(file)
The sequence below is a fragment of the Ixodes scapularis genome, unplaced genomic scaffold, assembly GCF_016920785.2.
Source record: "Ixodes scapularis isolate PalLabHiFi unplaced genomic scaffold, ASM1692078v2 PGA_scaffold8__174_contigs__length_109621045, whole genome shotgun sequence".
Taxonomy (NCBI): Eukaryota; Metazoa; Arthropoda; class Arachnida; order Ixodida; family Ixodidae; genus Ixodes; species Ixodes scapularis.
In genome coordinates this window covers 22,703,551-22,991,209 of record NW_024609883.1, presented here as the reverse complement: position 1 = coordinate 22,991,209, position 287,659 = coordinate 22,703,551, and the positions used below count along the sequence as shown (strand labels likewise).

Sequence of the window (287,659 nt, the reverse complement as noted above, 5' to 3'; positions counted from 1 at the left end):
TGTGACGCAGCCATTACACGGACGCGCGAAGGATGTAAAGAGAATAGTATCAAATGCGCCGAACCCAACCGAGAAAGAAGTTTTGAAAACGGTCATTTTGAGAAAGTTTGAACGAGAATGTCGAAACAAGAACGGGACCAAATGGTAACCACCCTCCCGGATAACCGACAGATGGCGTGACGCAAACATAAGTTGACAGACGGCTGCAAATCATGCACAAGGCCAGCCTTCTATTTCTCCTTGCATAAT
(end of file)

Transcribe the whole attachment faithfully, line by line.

The sequence below is a fragment of the Ixodes scapularis genome, unplaced genomic scaffold, assembly GCF_016920785.2.
Source record: "Ixodes scapularis isolate PalLabHiFi unplaced genomic scaffold, ASM1692078v2 PGA_scaffold8__174_contigs__length_109621045, whole genome shotgun sequence".
Taxonomy (NCBI): Eukaryota; Metazoa; Arthropoda; class Arachnida; order Ixodida; family Ixodidae; genus Ixodes; species Ixodes scapularis.
In genome coordinates this window covers 22,703,551-22,991,209 of record NW_024609883.1, presented here as the reverse complement: position 1 = coordinate 22,991,209, position 287,659 = coordinate 22,703,551, and the positions used below count along the sequence as shown (strand labels likewise).

Sequence of the window (287,659 nt, the reverse complement as noted above, 5' to 3'; positions counted from 1 at the left end):
TGTGACGCAGCCATTACACGGACGCGCGAAGGATGTAAAGAGAATAGTATCAAATGCGCCGAACCCAACCGAGAAAGAAGTTTTGAAAACGGTCATTTTGAGAAAGTTTGAACGAGAATGTCGAAACAAGAACGGGACCAAATGGTAACCACCCTCCCGGATAACCGACAGATGGCGTGACGCAAACATAAGTTGACAGACGGCTGCAAATCATGCACAAGGCCAGCCTTCTATTTCTCCTTGCATAAT